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What are material and immaterial contract breaches?

On Behalf of | Apr 11, 2023 | Commercial Litigation

When making any kind of business agreement where parties provide products or services it’s always a smart move to make a contract. A well-made contract can ensure each party understands their legal obligations and duties. If parties don’t fulfill their end of a contract, then it may be considered a breach.

Contract breaches can lead to significant damages and could even end relationships between businesses. Breach of contracts can happen in many different ways, but you can’t evaluate the problems until you know if breaches are either material or immaterial. Here’s what you should understand:

Material breaches cause significant damages

A contract breach may be material when a product or service isn’t done according to a contract and it resulted in significant damages. While many contract breaches can be resolved, material breaches may lead to the non-breaching party backing out of a deal.

This type of breach could happen if, for example, a business requested new doors that automatically opened to be installed throughout a building. The purpose of this was to support clients and employees who use wheelchairs. The contracted party installed the doors, but the doors weren’t automatic. This issue could have been the fault of the contracted party, causing the non-breaching party to suffer damages.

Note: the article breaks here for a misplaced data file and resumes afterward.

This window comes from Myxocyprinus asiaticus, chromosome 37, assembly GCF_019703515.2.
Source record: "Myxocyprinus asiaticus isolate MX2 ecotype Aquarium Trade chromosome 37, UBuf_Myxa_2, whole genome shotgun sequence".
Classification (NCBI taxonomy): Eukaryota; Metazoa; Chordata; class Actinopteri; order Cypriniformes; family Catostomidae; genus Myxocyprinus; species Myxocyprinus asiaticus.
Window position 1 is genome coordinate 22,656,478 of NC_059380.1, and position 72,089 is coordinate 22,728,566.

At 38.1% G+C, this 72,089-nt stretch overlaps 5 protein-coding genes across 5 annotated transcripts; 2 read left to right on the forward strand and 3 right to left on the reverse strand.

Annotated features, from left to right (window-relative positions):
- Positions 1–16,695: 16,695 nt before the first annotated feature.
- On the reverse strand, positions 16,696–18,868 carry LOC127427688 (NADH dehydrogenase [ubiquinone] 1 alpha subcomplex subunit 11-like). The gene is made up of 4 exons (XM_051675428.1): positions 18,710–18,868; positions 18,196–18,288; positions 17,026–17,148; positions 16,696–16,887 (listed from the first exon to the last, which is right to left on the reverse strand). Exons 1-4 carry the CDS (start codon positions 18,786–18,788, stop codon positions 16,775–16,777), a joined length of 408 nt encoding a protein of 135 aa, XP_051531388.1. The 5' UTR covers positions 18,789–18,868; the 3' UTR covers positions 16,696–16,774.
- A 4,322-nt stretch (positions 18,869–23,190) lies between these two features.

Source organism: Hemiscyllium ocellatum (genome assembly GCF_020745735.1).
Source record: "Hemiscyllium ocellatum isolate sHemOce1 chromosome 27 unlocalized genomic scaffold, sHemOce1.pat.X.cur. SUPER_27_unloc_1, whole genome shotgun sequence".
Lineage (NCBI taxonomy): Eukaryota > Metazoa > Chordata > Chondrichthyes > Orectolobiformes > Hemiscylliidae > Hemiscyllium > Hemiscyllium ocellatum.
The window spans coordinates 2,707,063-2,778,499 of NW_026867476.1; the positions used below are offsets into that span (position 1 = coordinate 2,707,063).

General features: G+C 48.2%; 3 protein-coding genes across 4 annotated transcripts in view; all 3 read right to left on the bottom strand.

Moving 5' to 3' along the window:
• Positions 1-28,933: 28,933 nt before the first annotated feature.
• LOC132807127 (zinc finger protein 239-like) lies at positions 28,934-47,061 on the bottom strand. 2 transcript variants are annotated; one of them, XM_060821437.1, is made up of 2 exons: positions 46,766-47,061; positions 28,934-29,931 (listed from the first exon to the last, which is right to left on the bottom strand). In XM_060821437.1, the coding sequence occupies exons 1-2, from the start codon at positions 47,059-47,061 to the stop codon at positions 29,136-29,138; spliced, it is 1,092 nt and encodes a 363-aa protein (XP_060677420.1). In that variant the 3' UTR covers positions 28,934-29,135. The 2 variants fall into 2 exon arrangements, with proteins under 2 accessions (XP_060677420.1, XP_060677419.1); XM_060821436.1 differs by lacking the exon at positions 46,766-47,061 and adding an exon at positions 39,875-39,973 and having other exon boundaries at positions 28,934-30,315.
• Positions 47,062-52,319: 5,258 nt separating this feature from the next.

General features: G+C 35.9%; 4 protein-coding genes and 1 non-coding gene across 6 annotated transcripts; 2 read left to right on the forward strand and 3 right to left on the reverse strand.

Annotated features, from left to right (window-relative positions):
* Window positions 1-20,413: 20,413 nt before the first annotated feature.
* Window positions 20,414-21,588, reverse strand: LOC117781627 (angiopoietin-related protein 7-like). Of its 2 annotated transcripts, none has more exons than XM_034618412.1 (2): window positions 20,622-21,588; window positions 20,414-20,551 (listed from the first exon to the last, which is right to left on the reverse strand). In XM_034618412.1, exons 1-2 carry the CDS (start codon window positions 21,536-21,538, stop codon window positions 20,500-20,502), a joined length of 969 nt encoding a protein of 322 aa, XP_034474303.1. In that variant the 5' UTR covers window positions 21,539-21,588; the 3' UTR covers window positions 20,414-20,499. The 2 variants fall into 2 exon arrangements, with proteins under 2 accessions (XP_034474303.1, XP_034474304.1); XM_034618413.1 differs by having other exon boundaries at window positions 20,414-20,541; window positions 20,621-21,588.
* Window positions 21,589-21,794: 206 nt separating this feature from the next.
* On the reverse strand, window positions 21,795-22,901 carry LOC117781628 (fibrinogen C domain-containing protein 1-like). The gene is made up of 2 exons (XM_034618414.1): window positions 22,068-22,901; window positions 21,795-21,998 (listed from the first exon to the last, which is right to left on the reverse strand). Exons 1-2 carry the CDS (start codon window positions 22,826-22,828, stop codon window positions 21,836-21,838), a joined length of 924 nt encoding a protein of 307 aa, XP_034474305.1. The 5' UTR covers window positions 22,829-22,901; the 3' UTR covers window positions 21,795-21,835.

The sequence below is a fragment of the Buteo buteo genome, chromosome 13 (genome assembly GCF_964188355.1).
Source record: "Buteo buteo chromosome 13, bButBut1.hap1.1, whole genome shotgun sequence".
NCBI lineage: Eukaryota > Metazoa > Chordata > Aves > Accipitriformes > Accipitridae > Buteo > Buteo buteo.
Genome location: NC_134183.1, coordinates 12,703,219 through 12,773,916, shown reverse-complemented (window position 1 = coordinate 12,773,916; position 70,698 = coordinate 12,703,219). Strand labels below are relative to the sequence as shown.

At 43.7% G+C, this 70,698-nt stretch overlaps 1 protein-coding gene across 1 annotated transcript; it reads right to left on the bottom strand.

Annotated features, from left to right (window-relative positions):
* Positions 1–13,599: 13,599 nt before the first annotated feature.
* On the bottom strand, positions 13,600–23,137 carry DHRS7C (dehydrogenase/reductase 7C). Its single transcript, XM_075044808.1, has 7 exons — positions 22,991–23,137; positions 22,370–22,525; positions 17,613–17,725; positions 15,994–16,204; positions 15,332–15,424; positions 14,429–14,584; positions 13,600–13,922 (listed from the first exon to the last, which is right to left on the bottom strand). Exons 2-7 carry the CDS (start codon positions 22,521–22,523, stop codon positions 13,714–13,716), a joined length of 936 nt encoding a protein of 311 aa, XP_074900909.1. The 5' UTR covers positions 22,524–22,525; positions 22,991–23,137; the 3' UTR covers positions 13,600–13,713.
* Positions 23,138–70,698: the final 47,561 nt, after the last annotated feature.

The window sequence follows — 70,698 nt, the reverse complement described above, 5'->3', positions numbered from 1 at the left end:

An immaterial breach is minor and causes no significant loss

An immaterial breach is something that causes an inconvenience for a non-breaching party. In most cases, these kinds of breaches can be quickly resolved.

Going back to the automatic door example, if the contracted party didn’t finish installing the doors by a specific date, then it may not have seriously harmed the non-breaching party. The end goal of the contract was fulfilled, even if the contract wasn’t upheld to the letter. For example, maybe a distributor promised delivery by noon, but the truck arrived an hour late. If the goods it carried weren’t needed until the next day, that’s an immaterial breach.

If you believe a contract was breached and there were damages as a result, then it may benefit you to learn what legal options you have to seek compensation